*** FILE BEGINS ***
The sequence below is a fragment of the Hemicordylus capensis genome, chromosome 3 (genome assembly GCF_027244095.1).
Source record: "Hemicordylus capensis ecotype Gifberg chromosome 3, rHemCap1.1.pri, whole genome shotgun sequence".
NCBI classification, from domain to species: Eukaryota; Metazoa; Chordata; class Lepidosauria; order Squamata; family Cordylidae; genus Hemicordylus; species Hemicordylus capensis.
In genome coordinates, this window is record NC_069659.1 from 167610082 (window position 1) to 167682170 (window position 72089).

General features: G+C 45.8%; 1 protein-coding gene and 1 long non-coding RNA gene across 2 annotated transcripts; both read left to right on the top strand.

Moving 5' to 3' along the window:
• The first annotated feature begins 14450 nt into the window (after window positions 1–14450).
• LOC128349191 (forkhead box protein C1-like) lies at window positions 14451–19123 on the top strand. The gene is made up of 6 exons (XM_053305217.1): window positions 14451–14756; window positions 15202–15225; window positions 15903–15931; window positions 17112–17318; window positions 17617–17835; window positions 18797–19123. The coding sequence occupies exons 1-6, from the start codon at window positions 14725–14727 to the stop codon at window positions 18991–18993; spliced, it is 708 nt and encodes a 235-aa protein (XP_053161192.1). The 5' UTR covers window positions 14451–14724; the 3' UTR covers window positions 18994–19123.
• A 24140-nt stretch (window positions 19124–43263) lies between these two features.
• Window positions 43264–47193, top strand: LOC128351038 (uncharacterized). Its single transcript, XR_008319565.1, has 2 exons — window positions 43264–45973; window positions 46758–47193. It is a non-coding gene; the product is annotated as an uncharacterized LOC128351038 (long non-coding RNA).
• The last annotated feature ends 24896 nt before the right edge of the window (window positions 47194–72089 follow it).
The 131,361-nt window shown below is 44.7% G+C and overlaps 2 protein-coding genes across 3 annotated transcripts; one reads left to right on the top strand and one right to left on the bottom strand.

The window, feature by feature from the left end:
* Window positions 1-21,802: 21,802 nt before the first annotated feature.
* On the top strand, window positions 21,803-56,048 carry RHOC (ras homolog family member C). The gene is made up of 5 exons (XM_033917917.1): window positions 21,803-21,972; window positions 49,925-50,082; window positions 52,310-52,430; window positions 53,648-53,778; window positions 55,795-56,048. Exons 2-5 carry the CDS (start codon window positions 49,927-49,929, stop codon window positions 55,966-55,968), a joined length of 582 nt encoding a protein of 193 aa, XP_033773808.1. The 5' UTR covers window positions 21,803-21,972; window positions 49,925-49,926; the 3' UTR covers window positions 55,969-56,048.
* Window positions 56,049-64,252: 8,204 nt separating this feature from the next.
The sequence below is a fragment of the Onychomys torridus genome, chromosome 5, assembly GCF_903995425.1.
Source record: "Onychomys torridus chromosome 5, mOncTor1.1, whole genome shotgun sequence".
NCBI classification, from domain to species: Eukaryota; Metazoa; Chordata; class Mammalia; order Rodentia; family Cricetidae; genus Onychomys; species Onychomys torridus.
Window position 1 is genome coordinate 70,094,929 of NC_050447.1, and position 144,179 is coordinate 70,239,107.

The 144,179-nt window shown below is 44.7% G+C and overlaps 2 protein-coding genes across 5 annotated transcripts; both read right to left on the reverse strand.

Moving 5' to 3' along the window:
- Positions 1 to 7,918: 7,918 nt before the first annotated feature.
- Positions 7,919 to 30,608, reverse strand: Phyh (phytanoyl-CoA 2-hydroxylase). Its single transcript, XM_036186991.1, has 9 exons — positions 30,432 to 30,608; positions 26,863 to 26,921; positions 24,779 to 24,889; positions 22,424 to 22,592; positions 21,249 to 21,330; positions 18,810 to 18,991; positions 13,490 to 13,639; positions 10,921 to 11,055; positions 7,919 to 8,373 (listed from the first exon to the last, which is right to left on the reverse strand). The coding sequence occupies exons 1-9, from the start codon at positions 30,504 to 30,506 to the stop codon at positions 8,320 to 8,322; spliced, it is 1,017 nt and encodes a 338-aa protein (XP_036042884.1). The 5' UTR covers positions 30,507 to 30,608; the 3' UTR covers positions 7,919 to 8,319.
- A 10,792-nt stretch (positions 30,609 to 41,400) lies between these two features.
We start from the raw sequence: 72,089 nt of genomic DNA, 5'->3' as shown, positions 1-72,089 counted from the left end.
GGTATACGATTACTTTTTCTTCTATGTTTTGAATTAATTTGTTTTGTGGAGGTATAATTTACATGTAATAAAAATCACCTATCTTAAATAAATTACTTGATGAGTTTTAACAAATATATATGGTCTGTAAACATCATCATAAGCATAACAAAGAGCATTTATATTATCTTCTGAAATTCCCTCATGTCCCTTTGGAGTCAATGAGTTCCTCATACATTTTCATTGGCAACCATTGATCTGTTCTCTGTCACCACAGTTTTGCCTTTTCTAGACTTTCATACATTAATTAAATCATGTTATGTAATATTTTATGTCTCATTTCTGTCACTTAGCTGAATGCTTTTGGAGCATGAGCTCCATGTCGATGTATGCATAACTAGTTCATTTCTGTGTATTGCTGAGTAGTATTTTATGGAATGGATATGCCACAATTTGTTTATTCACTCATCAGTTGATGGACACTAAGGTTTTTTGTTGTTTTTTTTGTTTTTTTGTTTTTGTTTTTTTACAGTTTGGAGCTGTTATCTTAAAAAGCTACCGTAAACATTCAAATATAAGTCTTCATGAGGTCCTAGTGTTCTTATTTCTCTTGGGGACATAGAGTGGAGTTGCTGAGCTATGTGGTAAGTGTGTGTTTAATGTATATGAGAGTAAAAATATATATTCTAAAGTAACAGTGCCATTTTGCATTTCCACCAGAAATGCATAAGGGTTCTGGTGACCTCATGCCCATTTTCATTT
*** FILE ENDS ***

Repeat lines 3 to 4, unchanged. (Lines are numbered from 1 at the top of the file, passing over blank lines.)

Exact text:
NCBI classification, from domain to species: Eukaryota; Metazoa; Chordata; class Lepidosauria; order Squamata; family Cordylidae; genus Hemicordylus; species Hemicordylus capensis.
In genome coordinates, this window is record NC_069659.1 from 167610082 (window position 1) to 167682170 (window position 72089).